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Biden climate order could shift money away from overseas gas, LNG projects


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Biden climate order could shift money away from overseas gas, LNG projects

Efforts in Europe to curtail financing of international fossil fuel infrastructure development received a substantial boost from the Biden administration's broad climate executive order rolled out Jan. 27.

A provision in the order directed U.S. treasury and energy secretaries to work with two key financing entities — the Export-Import Bank of the United States and the U.S. International Development Finance Corporation — to identify steps through which the U.S. can "promote ending international financing of carbon-intensive fossil fuel-based energy" while advancing sustainable development.

The wording does not specify the resources to be targeted, but energy market observers, oil and gas industry leaders and environmental groups all suggested the order could put international natural gas project investments at risk. If gas projects are targeted, the order could squelch nascent efforts under the Trump administration, and encouraged by LNG developers, to help spur financing of gas infrastructure and promote gas market development overseas.

The order also called for the U.S. to develop a climate finance plan, which would make use of multilateral and bilateral institutions to help flow capital "toward climate-aligned investments and away from high-carbon investments." The treasury secretary and secretary of state are tasked with submitting a plan to the president within 90 days.

Early Trump efforts

U.S. LNG developers have encouraged steps such as Ex-Im credit support for potential buyers of long-term LNG contracts. During the Trump administration, there was also discussion of using the newly reconstituted U.S. International Development Finance Corp., to take an equity position in LNG and other gas projects. Former Secretary of State Mike Pompeo in 2018 announced the "Asia-EDGE" initiative, which included a $50 million investment to help Indo-Pacific partners import, store and develop energy sources.

While the Biden administration's stance on natural gas is still unfolding, a Jan. 27 comment by President Joe Biden's international envoy for climate change, John Kerry, was seen as cool to the resource by some market observers. Speaking at a virtual World Economic Forum event, Kerry warned that a large build-out of gas infrastructure now risks being "stuck with stranded assets in 10 or 20 or 30 years."

The executive order statement drew plaudits from groups seeking to stamp out fossil fuel financing, but concern from the American Petroleum Institute and LNG trade groups.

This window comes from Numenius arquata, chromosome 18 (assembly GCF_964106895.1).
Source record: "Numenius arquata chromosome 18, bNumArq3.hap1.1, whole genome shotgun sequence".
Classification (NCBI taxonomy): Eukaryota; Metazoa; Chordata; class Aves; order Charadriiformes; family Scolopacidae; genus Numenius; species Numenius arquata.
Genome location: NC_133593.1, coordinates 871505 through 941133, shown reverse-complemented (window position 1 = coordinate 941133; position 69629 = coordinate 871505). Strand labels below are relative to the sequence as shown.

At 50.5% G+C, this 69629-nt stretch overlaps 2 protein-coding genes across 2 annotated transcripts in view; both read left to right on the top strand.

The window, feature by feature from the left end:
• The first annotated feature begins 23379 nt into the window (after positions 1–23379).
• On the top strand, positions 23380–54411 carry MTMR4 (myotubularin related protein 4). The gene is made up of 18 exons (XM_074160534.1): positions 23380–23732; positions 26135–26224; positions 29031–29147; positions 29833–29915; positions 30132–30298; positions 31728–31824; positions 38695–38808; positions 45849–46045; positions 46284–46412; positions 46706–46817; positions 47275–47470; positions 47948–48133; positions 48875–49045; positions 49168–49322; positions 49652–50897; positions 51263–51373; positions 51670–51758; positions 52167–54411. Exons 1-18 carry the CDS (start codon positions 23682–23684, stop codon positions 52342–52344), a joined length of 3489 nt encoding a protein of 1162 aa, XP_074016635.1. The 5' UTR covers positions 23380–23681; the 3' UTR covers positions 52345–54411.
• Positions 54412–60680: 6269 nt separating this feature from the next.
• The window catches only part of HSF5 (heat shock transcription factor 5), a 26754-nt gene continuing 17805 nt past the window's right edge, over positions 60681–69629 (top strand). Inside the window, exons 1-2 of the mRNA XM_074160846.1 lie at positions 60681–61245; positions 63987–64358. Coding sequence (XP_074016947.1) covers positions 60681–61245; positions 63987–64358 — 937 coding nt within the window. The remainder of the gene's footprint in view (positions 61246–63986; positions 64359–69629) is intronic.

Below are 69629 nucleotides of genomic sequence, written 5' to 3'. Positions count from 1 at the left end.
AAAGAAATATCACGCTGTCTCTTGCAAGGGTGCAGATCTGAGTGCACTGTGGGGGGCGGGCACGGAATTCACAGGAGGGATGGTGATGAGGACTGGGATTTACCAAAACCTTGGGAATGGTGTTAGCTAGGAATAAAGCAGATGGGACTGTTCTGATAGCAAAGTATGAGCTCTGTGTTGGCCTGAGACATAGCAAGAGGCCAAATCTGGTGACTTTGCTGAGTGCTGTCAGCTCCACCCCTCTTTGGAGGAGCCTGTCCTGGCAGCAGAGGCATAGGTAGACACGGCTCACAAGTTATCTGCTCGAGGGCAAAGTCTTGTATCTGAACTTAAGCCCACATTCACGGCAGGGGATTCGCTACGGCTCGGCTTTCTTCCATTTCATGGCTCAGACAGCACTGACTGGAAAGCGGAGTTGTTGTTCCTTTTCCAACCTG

"When the Export-Import Bank helps build out LNG facilities in countries that currently get their power from coal, that is environmental progress," said API President and CEO Mike Sommers, speaking at a U.S. Energy Association forum. "India and China still get most of their energy from coal and it's growing. Shouldn't it be the top priority of the United States to help them cut their emissions profile through LNG?"

The environmental group Oil Change International welcomed the move as adding to "snowballing momentum" against fossil fuel financing, given recent commitments from the United Kingdom and European Union to end their international public finance for fossil fuels. "If the U.S., EU, and U.K. join forces to end the tens of billions of dollars per year in public finance for fossil fuels, they can work together to make this a reality by the U.N. climate summit in Glasgow this November," the group said in a statement.

A revised U.S. stance could also influence important multilateral institutions such as the World Bank, several observers said. Still, the executive order is only the beginning of a process among the government entities.

Scope of the order

Joe Thwaites, an associate in the Sustainable Finance Center at World Resources Institute, said "while there is ambiguity in the executive order, the direction of travel is definitely toward phasing out overseas gas finance" given Biden campaign promises and administration statements over the last week.

"I think ramping up overseas gas finance at this moment would be totally inconsistent with eliminating fossil fuel subsidies by the end of the term," a Biden campaign goal, Thwaites said.

Nikos Tsafos, senior fellow at the Center for Strategic and International Studies, agreed that the goal appears to be stopping fossil fuel financing overseas.

"The question is whether the ban will be broad or narrow, and whether it will contain exceptions," Tsafos said. "For instance, would the prohibition include oilfield services? Could a gas project get financed if it clearly displaces coal in the target country? Is there a national security exemption for projects that counter Russia or China? Is there space for gas projects that could, one day, capture their emissions or be converted into hydrogen?"

The Ex-Im Bank approved $13.6 billion to support export transactions in fiscal years 2019 and 2020, with a third going to the Mozambique LNG project developed by Total SE. The DFC has backed gas projects in places such as Egypt and South Africa. These organizations have also discussed supporting Vietnam in its pursuit of developing LNG infrastructure.

Fred Hutchison of LNG Allies said, "I expect our trading partners from developed Asia, from developing Asia, from Europe [and] especially Eastern Europe — I expect them all to raise with this administration the key role that gas plays for them, especially as part of practical solutions to deal immediately with climate."

Maya Weber is a reporter with S&P Global Platts. S&P Global Market Intelligence and S&P Global Platts are owned by S&P Global Inc.